You bring up the level of technology increasing as a reason for wanting BSN prepared nurses. BSN programs do not teach any higher tech level of nursing than do ADN or diploma programs. They are taught the same level of bedside nursing and have the same competency expectations (hence the same licensure level) and therefore, will not decrease lawsuits because they do not graduate with additional "high tech" skills or knowledge with respect to acute care hospital nursing.

    This is not to degrade the BSN program. BSN programs do include a considerably increased amount of well-rounded liberal arts and science studies, as well as additional nursing coursework such as public health/community nursing, case management, nursing research, etc. but this additional coursework does not by any means provide any additional "high tech" nursing that's not taught in ADN programs from a hospital standpoint, so it most likely won't save hospitals from lawsuits.

    In addition, diploma programs are not being brought back because of the same reason that they have diminished over the years. They were not cost effective for most hospitals. So the reason for not bringing them back is not an attempt to upgrade educational standards.

    It's not an "80's" thing, and just because they didn't address it in one decade, they are never going to address it again? The trends in healthcare, show a much different picture, and in this aspect, nursing is no different than any other healthcare profession.

    You have to look at the WHOLE picture to see what is going on.
    It has been addressed, many times over. North Dakota is the most recent example of it being addressed and it failed miserably.

    Nursing needs to learn from it's mistakes instead of continually trying over and over what never worked in the first place.

    Once you have been in nursing long enough to see trends come and go such as the rise and fall of LPN's in acute care or the push for BSN minimum entry, again and again, I believe that you too, will be able to "look at the whole picture to see what is going on".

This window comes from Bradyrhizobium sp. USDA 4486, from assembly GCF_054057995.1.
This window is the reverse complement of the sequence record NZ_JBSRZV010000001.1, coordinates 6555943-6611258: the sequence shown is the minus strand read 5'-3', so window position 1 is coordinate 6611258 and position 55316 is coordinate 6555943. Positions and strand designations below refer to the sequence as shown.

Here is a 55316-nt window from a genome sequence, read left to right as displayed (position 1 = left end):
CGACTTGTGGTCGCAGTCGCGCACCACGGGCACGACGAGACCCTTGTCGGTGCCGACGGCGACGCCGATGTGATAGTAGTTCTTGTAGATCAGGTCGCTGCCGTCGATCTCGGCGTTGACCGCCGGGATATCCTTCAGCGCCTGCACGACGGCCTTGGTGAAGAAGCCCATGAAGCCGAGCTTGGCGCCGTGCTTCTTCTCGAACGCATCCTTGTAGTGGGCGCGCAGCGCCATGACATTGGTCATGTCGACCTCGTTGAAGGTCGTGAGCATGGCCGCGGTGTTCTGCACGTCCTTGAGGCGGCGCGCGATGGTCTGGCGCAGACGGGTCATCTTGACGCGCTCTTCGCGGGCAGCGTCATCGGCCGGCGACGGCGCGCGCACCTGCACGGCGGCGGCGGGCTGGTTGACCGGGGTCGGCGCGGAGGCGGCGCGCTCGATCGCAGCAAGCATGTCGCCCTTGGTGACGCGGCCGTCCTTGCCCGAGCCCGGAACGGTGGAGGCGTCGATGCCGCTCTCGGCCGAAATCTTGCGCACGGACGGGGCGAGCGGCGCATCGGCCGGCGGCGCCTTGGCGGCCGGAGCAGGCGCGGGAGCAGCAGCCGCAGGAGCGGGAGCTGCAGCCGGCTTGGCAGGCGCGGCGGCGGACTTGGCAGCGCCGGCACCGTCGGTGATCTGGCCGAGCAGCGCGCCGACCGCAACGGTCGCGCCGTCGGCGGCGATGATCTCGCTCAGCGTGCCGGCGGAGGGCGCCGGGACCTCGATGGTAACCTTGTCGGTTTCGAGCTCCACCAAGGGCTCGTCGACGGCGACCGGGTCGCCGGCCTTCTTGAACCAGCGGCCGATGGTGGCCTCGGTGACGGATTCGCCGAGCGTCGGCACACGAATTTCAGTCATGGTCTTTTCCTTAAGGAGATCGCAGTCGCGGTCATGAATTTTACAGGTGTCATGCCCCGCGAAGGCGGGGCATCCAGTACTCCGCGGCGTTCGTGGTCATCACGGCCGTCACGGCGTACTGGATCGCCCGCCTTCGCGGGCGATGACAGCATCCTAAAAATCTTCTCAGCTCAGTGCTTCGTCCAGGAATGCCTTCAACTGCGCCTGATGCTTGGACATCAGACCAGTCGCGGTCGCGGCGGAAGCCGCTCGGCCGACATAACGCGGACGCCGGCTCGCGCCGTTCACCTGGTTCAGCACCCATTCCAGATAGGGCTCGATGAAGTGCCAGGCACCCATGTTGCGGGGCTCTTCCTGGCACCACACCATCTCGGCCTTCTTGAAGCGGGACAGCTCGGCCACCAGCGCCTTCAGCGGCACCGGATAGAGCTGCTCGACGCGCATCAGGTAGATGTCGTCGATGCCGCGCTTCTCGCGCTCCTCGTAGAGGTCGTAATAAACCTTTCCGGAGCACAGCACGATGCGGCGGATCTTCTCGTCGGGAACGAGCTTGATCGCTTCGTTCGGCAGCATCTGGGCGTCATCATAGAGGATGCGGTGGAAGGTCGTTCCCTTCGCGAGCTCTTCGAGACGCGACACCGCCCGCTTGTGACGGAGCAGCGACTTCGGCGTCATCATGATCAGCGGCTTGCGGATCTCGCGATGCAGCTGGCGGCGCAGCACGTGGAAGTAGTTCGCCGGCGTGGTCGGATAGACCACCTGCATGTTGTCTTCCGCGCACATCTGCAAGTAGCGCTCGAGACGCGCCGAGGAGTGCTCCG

If it worked, ND would still be doing it.
  9. by   ZASHAGALKA
    Quote from BSNtobe2009
    Sheer numbers of a profession is never the reason to "dumb down" the requirements in order to increase numbers.
    Quote from RN34TX
    If it worked, ND would still be doing it.
    It can work someday, but not by strong arm tactics.

    And not by quotes such as ADNs 'dumb down' nursing. An astounding lack of nursing history goes into that statement.

    Indeed, ADN programs provided the link that BSN programs could not meet in the '50's and 60's to move nursing to college level prep. The goal of nursing to remove nursing education from doctors and hospitals and to put it into the hands of nursing with science based backgrounds was finally met: by the ADN program.

    ADN programs represented the CREATION of college level prep for bedside nurses. Until that point, the fledgling BSN programs were so small that they were only creating educators and not bedside nurses. The ADN programs were so successful, that diploma programs either folded, or adapted as a result.

    The result: today's bedside nurse is a science based, college prepped expert. Far from 'dumbing down' nursing, ADN programs advanced nursing to meet the new advanced times.

    And so long as the debate about minimum entry revolves around comments like 'dumbing down', there will never be a consensus to move it forward. BSN entry can work. But, this is why it won't: comments like this just keep the debate fundamentally polarized.

    ~faith,
    Timothy.
    Last edit by ZASHAGALKA on Oct 27, '06
  10. by   BSNtobe2009
    Quote from ZASHAGALKA
    It can work someday, but not by strong arm tactics.

    And not by quotes such as ADNs 'dumb down' nursing. An astounding lack of nursing history goes into that statement.

    Indeed, ADN programs provided the link that BSN programs could not meet in the '50's and 60's to move nursing to college level prep. The goal of nursing to remove nursing education from doctors and hospitals and to put it into the hands of nursing with science based backgrounds was finally met: by the ADN program.

    ADN programs represented the CREATION of college level prep for bedside nurses. Until that point, the fledgling BSN programs were so small that they were only creating educators and not bedside nurses. The ADN programs were so successful, that diploma programs either folded, or adapted as a result.